Renée Zellweger reveals why she couldn't wait to turn 50 and has no interest in being young

Iconic actor Renée Zellweger gets candid about "shifting the paradigm" related to aging and says she has "no interest in being 23."

Renee Zellweger
(Image credit: JC Olivera / Stringer)

It’s refreshing to hear a celebrity get excited about the notion of aging, especially a star as grand and iconic as actor Renée Zellweger.

In a new interview with The Sunday Times, Renée, who recently said that being "unrecognizable" is a "compliment," opened up about embracing her 50s. Now 53-years-old, the Academy Award-winning actor went as far as to state that she wouldn’t turn back the clock even if she could.

"I couldn’t wait to turn 50! I loved it! It made me realize I have no interest in being 23," she said to the outlet. "Turning 50 felt like a whole new beginning without the nonsense, the point where you can stop listening to all those voices in your head and all those expectations and projections people have of you and become more authentically yourself. Good luck all you suckers out there because you’ve got to survive a lot to get to my age... and I’ve earned my power and voice."

In addition to discussing her feelings towards her own age, Renée, who will be back as Bridget Jones as a fourth movie is reportedly in the works, commented on the way Hollywood treats older women and how actors should learn to cope with the high-stress environment that working within the movie industry comes along with it. 

A fourth Bridget Jones movie would see Bridget swapping dating woes for motherhood stress

(Image credit: Gabriel Maseda/NurPhoto via Getty Images)

"[There’s] all those ads telling us we don’t need to look our real age if we just buy all their creams and their fixes and all that garbage they want to sell us," the actor said. "I’m like, what, you’re saying I’m not valuable anymore because I’m 53? Is that what you’re saying? There is a big difference between being your absolute best, most vibrant self and wanting to be what you’re not. To be vibrant and beautiful you must embrace your age, otherwise you are living apologetically and to me that's not beautiful at all."

Renée specifically went into detail about how social media plays a significant role in the conversation, compelling users to change who they really are to pursue an obsession with youth.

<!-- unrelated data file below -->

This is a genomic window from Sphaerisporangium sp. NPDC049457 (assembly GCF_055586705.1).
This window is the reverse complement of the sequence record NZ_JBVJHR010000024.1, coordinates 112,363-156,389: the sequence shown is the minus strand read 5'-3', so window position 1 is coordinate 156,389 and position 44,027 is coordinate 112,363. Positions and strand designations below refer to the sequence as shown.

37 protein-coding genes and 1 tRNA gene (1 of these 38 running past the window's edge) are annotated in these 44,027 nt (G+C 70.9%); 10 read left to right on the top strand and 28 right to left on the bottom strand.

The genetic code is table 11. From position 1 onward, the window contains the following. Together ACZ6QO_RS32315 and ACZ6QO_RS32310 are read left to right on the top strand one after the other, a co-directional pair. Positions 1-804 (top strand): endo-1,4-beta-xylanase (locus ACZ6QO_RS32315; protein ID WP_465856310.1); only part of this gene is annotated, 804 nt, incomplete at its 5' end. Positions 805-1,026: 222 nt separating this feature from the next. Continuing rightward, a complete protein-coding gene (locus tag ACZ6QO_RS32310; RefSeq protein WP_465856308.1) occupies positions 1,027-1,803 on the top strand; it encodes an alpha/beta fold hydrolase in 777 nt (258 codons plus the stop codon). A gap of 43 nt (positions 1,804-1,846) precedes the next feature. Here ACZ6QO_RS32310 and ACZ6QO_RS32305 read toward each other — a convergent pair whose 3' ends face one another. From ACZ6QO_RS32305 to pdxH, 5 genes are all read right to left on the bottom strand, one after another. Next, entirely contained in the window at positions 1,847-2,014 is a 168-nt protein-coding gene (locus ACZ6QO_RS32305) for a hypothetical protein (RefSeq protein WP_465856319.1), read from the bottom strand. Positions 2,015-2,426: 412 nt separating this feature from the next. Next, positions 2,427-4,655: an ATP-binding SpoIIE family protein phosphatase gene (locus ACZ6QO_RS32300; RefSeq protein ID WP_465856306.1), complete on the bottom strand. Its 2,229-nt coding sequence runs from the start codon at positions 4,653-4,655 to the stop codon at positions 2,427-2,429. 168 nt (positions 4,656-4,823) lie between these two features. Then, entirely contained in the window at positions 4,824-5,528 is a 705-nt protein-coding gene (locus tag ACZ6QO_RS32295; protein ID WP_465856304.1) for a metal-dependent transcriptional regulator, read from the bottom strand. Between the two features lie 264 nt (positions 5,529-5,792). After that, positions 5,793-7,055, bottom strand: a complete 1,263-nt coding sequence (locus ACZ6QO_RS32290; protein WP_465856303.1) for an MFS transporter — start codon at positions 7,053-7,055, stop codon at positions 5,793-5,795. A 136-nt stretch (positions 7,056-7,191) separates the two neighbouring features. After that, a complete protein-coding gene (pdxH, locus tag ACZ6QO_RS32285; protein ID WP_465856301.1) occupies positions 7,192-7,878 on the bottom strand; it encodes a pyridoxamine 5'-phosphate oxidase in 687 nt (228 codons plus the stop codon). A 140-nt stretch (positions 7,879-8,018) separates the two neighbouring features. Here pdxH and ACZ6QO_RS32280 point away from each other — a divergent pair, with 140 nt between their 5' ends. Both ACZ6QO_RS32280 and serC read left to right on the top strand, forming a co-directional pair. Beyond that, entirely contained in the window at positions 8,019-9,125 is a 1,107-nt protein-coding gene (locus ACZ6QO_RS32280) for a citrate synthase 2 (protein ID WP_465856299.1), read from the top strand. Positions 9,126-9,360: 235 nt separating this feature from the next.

"You want to look good? Go get your hair done or your skin fixed or have that day at the spa or whatever it is that makes you feel great," she said. "But let who you are and what you contribute and how you represent yourself at that age lead."

This isn't the first time that the actor has opened up about dealing with society's age- and emotional-related issues. Back in 2019, she discussed her experience with Hollywood burnout and depression, just in time for the release of Judy, the Judy Garland biopic that she starred in as the main character and even won a Best Actress Oscar for. 

"I wasn’t healthy. I wasn’t taking care of myself. I was the last thing on my list of priorities," Renee said to Vulture back then.

Renee Zellweger

(Image credit: Alberto E. Rodriguez / Staff/ Getty)

Fast-forward a few years and the star has clearly figured out how to put her best foot forward. 

"I have this conversation with my girlfriends all the time. Like, who’s doin' it? Who's redefining 50 or 60 without having to say, 'Hey, look at me with my clothes off and I still look almost as good as I did back then?'," she said to The Sunday Times. "I don’t want to be 'almost what I was.' I want to be a thousand times better! We have to shift the paradigm. You really can’t do anything meaningful when you are worrying about whether you still look like you’re in your twenties. You just can't."

Thank you, Renée, for speaking the truth!

Anna Rahmanan

Anna Rahmanan is a New York-based writer and editor who covers culture, entertainment, food, fashion and travel news. Anna’s words have appeared on Time Out New York, the Huffington Post, Fortune, Forbes, Us Weekly, Bon Appetit and Brooklyn Magazine, among other outlets.